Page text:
Will the need for more freeways finally take its toll on Arizona motorists? Two Senate bills submitted this week would legalize the construction of toll roads or pay-as-you-go freeway lanes.
Backers of SB1576 and SB1635 point to the success of toll roads in other states such as Texas and a dearth of alternatives for the rapid expansion of Arizona’s congested freeway system.
“We are 10 or 15 years behind the curve with building highways and freeways in the state,” said SB1576 sponsor Sen. Jay Tibshraeny, R-Chandler. “I’m trying to get the private sector involved with building roads in the state that aren’t being built publicly.”
Gov. Janet Napolitano’s office did not return phone calls seeking comment Friday, but Napolitano indicated earlier this week during a press briefing that she does not favor toll roads in Arizona.
Tibshraeny’s bill would create a public highway authority made up of business leaders and public officials that would control the planning and construction of toll roads to be built by private contractors and managed by the highway authority, contractors, or both.
The other bill, introduced by Sen. Pamela Gordon, RAnthem, would authorize the Arizona Department of Transportation to enter into partnerships with private contractors to build and operate pay-peruse “freeway acceleration and sensible transportation” lanes, also known as FAST lanes.
Gordon did not return phone calls Friday seeking comment on SB1635, which would require the state to issue a request for proposals by July 2008 to convert existing highoccupancy vehicle lanes into FAST lanes or add the lanes to freeways. Neither bill has been placed yet on the legislative transportation committee’s calendar for review.
The bill would allow carpoolers to continue using the existing HOV lanes for free, but they would have to share the road with toll-paying single-occupant vehicles. Buses, alternative fuel vehicles and gasoline- and diesel-electric hybrids also could use FAST lanes for free.
Tibshraeny said his bill and Gordon’s don’t necessarily conflict and could both become law, but only SB1576 would create a public-private highway authority, which would not be under ADOT’s control.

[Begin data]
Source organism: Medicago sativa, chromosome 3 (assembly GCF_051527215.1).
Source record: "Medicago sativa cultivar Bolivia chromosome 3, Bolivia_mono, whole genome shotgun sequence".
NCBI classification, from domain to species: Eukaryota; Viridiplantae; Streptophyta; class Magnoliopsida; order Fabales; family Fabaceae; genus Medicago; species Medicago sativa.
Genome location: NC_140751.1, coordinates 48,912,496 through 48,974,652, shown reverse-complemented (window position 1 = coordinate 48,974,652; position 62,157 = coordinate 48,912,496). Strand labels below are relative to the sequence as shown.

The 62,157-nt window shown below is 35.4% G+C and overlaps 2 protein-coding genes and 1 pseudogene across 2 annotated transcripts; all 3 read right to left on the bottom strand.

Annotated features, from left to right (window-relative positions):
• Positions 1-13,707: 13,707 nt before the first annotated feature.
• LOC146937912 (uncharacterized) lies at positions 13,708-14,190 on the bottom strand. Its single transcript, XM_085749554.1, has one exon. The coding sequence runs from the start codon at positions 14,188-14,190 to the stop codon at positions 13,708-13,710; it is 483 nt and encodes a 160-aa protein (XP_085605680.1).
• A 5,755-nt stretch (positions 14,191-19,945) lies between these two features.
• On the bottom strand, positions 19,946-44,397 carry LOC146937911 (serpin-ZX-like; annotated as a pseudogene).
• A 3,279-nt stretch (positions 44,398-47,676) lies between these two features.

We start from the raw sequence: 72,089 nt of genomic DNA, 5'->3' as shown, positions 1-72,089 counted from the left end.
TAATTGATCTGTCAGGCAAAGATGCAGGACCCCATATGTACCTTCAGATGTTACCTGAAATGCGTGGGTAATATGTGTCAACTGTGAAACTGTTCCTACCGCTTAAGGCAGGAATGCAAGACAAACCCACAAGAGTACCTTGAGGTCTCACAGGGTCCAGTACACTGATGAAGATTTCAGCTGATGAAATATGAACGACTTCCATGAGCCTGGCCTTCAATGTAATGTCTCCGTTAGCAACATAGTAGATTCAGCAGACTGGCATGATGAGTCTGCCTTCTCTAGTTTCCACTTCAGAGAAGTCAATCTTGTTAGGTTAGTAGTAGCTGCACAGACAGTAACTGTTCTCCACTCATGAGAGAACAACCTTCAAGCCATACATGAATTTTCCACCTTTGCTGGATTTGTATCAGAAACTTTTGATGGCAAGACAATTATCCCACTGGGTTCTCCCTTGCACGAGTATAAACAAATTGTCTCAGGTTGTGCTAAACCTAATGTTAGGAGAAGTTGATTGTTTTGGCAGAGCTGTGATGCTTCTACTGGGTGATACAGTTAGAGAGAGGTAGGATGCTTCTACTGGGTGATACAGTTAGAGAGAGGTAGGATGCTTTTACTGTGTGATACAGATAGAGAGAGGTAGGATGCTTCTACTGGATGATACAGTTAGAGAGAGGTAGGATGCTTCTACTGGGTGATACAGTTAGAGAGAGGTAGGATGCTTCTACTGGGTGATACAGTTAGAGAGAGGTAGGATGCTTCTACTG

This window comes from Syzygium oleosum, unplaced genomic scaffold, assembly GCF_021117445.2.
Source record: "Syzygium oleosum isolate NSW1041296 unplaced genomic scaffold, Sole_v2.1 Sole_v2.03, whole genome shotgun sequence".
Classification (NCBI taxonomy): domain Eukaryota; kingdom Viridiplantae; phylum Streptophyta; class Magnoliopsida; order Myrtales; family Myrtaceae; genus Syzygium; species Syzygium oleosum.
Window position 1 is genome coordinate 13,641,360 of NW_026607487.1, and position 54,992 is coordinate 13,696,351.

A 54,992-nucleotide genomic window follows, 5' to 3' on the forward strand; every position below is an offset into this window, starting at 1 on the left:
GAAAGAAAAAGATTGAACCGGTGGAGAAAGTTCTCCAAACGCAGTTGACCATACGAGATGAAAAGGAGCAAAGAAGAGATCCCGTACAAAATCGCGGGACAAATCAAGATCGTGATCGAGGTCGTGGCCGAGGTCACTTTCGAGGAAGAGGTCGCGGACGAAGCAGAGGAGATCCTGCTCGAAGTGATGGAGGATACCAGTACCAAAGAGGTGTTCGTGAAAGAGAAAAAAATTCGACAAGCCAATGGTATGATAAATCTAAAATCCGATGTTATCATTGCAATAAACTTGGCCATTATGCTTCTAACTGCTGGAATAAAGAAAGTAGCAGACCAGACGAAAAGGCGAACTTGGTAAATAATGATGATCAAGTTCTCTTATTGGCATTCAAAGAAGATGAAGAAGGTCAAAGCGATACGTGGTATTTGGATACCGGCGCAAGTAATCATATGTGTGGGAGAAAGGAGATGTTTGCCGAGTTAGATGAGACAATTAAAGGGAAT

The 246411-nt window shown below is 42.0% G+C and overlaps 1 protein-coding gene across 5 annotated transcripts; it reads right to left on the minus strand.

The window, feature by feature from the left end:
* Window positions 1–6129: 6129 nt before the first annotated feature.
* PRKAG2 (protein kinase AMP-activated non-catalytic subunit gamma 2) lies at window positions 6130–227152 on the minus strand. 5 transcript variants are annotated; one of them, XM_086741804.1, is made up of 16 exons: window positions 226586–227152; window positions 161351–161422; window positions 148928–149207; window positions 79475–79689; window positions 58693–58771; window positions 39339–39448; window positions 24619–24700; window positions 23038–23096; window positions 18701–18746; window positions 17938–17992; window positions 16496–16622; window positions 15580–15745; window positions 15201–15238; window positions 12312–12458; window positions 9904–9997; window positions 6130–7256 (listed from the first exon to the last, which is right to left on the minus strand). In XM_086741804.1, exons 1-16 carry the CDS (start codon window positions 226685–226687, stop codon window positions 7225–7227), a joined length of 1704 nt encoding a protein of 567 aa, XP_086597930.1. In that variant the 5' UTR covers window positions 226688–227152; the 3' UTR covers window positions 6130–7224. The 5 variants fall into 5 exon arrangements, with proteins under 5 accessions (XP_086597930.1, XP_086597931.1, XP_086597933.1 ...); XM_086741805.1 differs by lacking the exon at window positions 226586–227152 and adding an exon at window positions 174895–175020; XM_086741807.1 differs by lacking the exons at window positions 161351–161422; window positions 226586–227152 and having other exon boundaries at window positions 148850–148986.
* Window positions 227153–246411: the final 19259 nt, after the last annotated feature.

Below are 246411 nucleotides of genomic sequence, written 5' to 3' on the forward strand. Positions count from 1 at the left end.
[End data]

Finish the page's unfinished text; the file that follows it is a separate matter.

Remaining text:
Still, he said ADOT would be involved in discussions about specifics not included in the bill, such as the makeup of the authority’s governing board and the method of selection.
“I’m not planning to slice them out of the process,” Tibshraeny said.
ADOT spokesman Doug Nintzel said the department is still reviewing SB1576 and does not generally comment on pending legislation.
Tibshraeny pointed to the success of toll-road legislation in Austin, Texas, which opened the first 41 miles of its planned 65-mile Central Texas Turnpike toll-road system in November and December.
Texas Department of Transportation spokeswoman Gaby Garcia said the $3.5 billion project, paid for with highway bonds, is a transportation coup for the fast-growing metropolitan area.
“We are a year ahead of schedule and $4 million under budget,” she said. But some Texans are far less enthusiastic about the new turnpike, which Garcia said costs motorists up to $1.50 per trip depending on the distance traveled.
One group calling itself the Texas Toll Party calls state officials “looters” on its Web site, www.texastollparty.com, and says the project’s primary beneficiaries are the construction companies that landed lucrative contracts to build it.
Group founder Sal Costello said the conversion of existing highways to toll roads — similar to what Gordon’s bill proposes in Arizona — amounts to a “double tax,” because residents already paid for the roads with tax dollars and now must pay again to use them.
But Garcia said the tolls are not a tax because there are still plenty of freeways motorists can take instead to avoid paying.
“If they choose not to use the toll road, then you don’t have to pay the toll,” she said.